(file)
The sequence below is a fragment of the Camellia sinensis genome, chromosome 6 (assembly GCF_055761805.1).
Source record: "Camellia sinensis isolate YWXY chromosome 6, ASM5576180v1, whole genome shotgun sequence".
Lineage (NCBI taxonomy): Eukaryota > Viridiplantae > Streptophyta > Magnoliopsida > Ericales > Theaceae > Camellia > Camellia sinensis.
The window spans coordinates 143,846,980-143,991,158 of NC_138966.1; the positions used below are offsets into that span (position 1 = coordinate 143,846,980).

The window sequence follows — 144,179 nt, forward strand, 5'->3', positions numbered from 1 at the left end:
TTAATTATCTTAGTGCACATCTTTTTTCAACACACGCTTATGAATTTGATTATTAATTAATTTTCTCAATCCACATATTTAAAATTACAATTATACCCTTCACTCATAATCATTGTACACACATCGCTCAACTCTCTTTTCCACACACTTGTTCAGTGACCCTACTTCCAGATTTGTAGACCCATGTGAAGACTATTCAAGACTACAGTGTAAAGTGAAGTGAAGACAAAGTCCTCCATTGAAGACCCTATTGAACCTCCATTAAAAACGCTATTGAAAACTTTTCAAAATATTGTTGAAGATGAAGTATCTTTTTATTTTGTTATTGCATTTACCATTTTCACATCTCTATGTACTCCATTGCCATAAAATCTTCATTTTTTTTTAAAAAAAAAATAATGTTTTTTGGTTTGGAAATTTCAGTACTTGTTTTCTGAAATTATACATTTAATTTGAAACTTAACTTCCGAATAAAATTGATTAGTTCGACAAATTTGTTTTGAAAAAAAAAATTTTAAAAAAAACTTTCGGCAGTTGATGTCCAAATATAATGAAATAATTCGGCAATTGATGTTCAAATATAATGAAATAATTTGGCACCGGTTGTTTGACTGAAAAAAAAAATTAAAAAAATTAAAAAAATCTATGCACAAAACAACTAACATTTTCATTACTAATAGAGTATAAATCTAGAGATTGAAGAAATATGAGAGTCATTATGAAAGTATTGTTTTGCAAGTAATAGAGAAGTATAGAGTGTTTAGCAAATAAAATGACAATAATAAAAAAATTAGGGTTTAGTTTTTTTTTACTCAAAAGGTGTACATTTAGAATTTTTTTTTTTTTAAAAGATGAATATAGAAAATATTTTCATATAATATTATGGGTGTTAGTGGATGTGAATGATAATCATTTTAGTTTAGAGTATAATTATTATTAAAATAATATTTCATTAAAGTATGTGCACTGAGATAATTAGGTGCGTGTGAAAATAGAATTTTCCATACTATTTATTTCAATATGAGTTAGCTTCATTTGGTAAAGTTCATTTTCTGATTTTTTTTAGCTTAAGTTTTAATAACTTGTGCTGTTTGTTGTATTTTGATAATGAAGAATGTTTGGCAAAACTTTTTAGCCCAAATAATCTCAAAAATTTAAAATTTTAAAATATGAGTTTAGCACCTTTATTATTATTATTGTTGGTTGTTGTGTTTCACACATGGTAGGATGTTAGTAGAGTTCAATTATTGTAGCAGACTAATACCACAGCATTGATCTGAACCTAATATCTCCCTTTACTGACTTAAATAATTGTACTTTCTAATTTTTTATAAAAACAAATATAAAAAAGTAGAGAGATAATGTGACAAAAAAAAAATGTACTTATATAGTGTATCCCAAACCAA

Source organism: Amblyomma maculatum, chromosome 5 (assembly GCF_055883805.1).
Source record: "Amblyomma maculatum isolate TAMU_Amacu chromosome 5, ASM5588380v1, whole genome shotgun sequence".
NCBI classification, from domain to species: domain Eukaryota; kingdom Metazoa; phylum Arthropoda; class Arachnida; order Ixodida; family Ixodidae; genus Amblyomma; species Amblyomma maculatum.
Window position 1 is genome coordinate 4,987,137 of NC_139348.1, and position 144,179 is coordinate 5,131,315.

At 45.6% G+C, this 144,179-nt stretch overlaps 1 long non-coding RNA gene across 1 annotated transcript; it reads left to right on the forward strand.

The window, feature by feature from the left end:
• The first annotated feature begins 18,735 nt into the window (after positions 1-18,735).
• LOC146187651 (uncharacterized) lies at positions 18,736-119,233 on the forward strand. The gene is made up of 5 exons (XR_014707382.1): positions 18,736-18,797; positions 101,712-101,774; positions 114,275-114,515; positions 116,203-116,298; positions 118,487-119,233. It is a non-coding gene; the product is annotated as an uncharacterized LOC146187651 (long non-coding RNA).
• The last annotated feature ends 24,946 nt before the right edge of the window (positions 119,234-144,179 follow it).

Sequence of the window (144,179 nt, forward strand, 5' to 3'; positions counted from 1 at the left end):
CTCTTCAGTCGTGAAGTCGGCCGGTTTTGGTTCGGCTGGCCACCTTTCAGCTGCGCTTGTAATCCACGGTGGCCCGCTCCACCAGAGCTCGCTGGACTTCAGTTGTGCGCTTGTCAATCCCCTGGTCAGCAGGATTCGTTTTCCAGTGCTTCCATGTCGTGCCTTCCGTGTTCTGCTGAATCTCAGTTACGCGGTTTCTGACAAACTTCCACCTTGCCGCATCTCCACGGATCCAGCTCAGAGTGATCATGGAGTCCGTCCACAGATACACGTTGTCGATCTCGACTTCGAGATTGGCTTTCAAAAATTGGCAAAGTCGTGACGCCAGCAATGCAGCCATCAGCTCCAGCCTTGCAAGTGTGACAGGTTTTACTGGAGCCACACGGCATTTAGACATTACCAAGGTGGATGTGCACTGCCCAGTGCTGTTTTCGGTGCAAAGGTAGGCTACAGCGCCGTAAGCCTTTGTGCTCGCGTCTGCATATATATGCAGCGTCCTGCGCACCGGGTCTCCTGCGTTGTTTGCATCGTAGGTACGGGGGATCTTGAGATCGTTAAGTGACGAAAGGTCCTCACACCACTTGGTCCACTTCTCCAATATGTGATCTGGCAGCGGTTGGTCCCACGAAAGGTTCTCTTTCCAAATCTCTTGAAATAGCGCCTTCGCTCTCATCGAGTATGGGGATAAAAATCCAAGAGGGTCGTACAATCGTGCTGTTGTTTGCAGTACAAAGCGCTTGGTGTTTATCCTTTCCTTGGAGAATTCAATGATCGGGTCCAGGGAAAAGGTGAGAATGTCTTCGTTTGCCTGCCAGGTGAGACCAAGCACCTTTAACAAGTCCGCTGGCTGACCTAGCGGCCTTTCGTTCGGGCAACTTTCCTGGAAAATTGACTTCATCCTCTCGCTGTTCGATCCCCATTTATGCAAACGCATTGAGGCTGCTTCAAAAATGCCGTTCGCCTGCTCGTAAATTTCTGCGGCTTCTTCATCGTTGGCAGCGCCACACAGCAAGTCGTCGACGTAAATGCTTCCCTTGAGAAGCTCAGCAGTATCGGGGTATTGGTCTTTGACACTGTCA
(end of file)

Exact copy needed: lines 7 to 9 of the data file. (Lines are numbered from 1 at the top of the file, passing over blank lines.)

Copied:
Source organism: Amblyomma maculatum, chromosome 5 (assembly GCF_055883805.1).
Source record: "Amblyomma maculatum isolate TAMU_Amacu chromosome 5, ASM5588380v1, whole genome shotgun sequence".
NCBI classification, from domain to species: domain Eukaryota; kingdom Metazoa; phylum Arthropoda; class Arachnida; order Ixodida; family Ixodidae; genus Amblyomma; species Amblyomma maculatum.